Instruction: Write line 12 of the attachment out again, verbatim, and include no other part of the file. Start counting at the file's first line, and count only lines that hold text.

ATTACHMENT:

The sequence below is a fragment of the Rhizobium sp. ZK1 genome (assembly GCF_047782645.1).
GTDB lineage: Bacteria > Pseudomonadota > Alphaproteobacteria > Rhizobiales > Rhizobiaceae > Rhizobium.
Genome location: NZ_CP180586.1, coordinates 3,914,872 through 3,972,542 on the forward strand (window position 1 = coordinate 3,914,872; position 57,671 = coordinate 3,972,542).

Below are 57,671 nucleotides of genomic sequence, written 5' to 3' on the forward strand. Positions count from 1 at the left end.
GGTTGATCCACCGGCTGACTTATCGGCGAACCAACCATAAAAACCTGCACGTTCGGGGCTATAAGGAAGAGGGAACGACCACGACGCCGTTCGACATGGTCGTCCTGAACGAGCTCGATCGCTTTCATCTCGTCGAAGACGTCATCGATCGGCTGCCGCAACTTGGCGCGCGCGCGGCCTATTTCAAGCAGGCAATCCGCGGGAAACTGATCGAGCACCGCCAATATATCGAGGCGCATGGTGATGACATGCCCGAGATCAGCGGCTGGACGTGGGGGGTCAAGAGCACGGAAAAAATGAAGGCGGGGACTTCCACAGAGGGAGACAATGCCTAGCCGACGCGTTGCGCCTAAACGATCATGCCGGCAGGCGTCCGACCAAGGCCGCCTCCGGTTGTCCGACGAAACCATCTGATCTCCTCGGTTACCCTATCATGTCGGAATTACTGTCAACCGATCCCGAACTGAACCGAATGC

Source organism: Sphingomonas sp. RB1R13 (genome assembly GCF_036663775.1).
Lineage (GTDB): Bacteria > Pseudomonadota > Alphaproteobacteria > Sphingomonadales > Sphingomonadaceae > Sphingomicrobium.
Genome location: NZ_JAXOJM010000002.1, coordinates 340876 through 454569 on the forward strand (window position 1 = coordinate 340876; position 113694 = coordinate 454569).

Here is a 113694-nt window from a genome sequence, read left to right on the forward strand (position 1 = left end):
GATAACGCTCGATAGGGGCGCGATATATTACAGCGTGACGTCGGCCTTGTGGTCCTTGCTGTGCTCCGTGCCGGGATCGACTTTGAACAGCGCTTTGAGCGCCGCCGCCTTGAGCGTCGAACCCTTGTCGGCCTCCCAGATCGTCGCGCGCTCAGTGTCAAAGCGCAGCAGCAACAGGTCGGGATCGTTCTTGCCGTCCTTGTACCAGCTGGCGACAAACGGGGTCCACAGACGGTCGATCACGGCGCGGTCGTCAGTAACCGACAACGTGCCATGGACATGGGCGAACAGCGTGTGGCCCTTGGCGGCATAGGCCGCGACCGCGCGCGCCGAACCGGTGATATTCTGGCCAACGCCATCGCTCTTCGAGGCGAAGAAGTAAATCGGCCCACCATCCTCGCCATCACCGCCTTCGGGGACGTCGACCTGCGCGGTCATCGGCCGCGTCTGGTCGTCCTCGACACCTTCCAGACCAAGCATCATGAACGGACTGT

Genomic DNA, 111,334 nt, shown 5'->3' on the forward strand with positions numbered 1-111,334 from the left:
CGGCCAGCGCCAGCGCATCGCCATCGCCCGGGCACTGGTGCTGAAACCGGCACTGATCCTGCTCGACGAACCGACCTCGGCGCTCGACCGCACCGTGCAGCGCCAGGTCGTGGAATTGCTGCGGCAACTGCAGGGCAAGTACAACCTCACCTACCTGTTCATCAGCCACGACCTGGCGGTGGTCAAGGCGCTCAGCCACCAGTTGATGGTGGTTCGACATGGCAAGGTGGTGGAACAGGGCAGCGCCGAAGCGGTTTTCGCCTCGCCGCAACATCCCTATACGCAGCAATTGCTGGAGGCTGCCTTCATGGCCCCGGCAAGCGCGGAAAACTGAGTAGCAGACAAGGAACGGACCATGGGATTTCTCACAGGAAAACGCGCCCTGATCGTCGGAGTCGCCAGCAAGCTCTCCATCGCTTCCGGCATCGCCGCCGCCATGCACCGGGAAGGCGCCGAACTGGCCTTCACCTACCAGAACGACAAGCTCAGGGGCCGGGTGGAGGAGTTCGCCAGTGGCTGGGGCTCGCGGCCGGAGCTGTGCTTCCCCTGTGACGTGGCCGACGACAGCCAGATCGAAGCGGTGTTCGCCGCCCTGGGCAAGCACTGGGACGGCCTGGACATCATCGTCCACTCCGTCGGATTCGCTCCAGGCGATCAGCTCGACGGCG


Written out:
CGGCCAGCGCCAGCGCATCGCCATCGCCCGGGCACTGGTGCTGAAACCGGCACTGATCCTGCTCGACGAACCGACCTCGGCGCTCGACCGCACCGTGCAGCGCCAGGTCGTGGAATTGCTGCGGCAACTGCAGGGCAAGTACAACCTCACCTACCTGTTCATCAGCCACGACCTGGCGGTGGTCAAGGCGCTCAGCCACCAGTTGATGGTGGTTCGACATGGCAAGGTGGTGGAACAGGGCAGCGCCGAAGCGGTTTTCGCCTCGCCGCAACATCCCTATACGCAGCAATTGCTGGAGGCTGCCTTCATGGCCCCGGCAAGCGCGGAAAACTGAGTAGCAGACAAGGAACGGACCATGGGATTTCTCACAGGAAAACGCGCCCTGATCGTCGGAGTCGCCAGCAAGCTCTCCATCGCTTCCGGCATCGCCGCCGCCATGCACCGGGAAGGCGCCGAACTGGCCTTCACCTACCAGAACGACAAGCTCAGGGGCCGGGTGGAGGAGTTCGCCAGTGGCTGGGGCTCGCGGCCGGAGCTGTGCTTCCCCTGTGACGTGGCCGACGACAGCCAGATCGAAGCGGTGTTCGCCGCCCTGGGCAAGCACTGGGACGGCCTGGACATCATCGTCCACTCCGTCGGATTCGCTCCAGGCGATCAGCTCGACGGCG